Cooling System Diagnosis
Cooling System Diagnosis

So, The cooling system diagnosis is composed of various parts: the radiator, pressure cap, fan, pump, thermostat, hoses and overflow tank. Also, The pump sends cooling fluid to the engine where it absorbs the engine’s heat.

Choose Your Engine Help Topics Below

Thermostat Issues – Is Your Coolant Flowing Properly

Intermittent Temperature Related Engine Problems

Engine Misfire Causes – Fuel, Ignition, Coolant Or Compression Related

Coolant-Antifreeze – Engine Cooling And Testing Made Easy

Engine Cooling Fan – Is Yours Working – How To Test It

Clean Engine Oil From The Cooling System – Find Out How

(ECT) – Engine Coolant Temperature Sensor – Function-Failure And Testing

Thermostat Problems Will Affect Your Engines Performance

Automotive engine overheating causes and cures

Engine Coolant Leaks – How To Find Them – How Bad Are They

Thermostat Issues – Is Your Coolant Flowing Properly

Antifreeze-Coolant – What Are The Basics You Really Need To Know

Automotive radiator overheating causes and cures

Antifreeze-What Does It Do ? – Why Do You Need It ?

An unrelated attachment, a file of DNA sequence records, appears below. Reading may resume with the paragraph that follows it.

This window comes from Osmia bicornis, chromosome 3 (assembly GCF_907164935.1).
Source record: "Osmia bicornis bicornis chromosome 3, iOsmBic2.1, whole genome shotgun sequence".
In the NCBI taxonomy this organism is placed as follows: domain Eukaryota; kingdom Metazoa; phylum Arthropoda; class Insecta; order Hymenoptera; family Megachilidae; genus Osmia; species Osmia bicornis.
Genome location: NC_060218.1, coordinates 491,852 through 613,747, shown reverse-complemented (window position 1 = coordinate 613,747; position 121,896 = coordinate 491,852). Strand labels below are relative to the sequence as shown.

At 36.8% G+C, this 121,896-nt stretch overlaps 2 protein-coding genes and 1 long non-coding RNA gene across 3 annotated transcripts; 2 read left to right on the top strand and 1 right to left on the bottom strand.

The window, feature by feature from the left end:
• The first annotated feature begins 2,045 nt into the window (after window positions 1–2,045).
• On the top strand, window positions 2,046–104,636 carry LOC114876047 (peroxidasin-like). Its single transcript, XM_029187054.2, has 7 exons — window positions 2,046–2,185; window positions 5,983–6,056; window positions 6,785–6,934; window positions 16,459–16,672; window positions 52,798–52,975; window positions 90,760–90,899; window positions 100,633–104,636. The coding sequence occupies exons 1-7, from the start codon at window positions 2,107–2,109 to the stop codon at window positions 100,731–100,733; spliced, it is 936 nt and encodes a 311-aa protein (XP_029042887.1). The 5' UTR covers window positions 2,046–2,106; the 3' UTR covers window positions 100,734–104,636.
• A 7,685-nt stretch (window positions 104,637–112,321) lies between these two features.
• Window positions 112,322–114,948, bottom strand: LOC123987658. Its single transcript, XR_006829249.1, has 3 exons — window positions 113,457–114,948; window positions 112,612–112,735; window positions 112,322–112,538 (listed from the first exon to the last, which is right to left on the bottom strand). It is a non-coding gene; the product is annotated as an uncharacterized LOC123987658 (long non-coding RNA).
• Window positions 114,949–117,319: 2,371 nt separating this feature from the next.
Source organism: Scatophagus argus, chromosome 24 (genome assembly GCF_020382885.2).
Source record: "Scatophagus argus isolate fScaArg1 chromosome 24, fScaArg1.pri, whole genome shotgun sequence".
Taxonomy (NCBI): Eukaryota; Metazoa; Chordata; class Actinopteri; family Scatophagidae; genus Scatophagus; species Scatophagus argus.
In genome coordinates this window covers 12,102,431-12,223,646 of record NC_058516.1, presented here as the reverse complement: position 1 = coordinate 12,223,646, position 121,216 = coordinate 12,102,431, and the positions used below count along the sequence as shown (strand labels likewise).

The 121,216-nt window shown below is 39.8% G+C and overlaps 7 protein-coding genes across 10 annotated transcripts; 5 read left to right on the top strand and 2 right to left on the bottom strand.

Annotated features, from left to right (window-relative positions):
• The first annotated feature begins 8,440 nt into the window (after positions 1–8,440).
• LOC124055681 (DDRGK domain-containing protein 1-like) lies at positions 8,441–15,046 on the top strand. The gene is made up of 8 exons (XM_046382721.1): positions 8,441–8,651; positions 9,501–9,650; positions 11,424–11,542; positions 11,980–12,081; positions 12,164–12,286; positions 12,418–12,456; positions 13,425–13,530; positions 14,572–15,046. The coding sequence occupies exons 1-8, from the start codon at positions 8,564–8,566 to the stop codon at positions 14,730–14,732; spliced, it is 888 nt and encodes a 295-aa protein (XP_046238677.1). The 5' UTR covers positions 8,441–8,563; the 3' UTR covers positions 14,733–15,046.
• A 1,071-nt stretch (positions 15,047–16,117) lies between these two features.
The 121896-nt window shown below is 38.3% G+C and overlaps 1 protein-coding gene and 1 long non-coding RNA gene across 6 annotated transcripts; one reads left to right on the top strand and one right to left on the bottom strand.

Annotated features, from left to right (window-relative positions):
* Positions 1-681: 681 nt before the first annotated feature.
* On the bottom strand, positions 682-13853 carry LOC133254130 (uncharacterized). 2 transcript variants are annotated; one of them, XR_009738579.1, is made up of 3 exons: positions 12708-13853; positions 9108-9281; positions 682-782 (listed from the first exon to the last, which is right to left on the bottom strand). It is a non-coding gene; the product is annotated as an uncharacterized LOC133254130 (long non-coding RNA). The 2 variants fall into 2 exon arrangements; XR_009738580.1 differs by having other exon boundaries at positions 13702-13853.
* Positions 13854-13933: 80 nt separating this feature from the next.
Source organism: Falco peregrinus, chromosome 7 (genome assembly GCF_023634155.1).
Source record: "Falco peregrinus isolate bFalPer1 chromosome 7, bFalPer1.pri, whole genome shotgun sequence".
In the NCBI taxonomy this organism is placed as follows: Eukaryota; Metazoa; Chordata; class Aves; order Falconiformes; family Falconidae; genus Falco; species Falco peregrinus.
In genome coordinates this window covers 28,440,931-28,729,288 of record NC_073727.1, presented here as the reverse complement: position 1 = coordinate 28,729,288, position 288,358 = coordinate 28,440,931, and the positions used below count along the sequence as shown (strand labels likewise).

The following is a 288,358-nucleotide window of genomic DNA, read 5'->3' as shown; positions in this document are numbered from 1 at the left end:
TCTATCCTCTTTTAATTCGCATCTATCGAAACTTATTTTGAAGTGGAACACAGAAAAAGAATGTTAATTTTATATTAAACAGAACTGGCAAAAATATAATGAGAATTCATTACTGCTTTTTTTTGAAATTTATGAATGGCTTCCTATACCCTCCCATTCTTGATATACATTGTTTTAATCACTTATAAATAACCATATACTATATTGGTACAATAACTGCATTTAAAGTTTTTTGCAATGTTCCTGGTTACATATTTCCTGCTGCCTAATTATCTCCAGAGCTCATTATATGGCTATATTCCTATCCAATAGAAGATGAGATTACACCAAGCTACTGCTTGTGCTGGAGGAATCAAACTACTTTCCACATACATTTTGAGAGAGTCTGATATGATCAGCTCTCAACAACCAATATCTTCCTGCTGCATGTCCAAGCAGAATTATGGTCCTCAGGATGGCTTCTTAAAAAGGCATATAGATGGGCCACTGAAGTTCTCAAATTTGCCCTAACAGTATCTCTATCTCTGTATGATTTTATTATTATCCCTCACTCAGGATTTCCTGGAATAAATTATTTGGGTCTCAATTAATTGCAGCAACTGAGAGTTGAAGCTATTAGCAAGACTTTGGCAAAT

Radiator Cap – This Fairly Cheap Part Is More Important Than You Think

Bad Radiator Cap – A Cheap Fix For A Potential Disaster

Car Radiator – Consequences Of Car Radiator Overheating

Coolant Recovery Tank – No Tank – Overflow Tank – Expansion Tank

So, A cooling system works by circulating liquid coolant through passages in the engine block and cylinder head(s). Also, As the coolant flows through these passages, heat is transferred from the engine components to the coolant. The heated coolant then makes its way through a rubber hose to the radiator in the front of the engine compartment.

Conclusion

Finally, As it flows through the thin tubes in the radiator, the hot liquid is cooled by the air flow entering the engine compartment through the grill in front of the vehicle. Once the fluid is cooled, it returns to the engine to absorb more heat. The water pump has the job of keeping the fluid circulating through the system when the engine is running.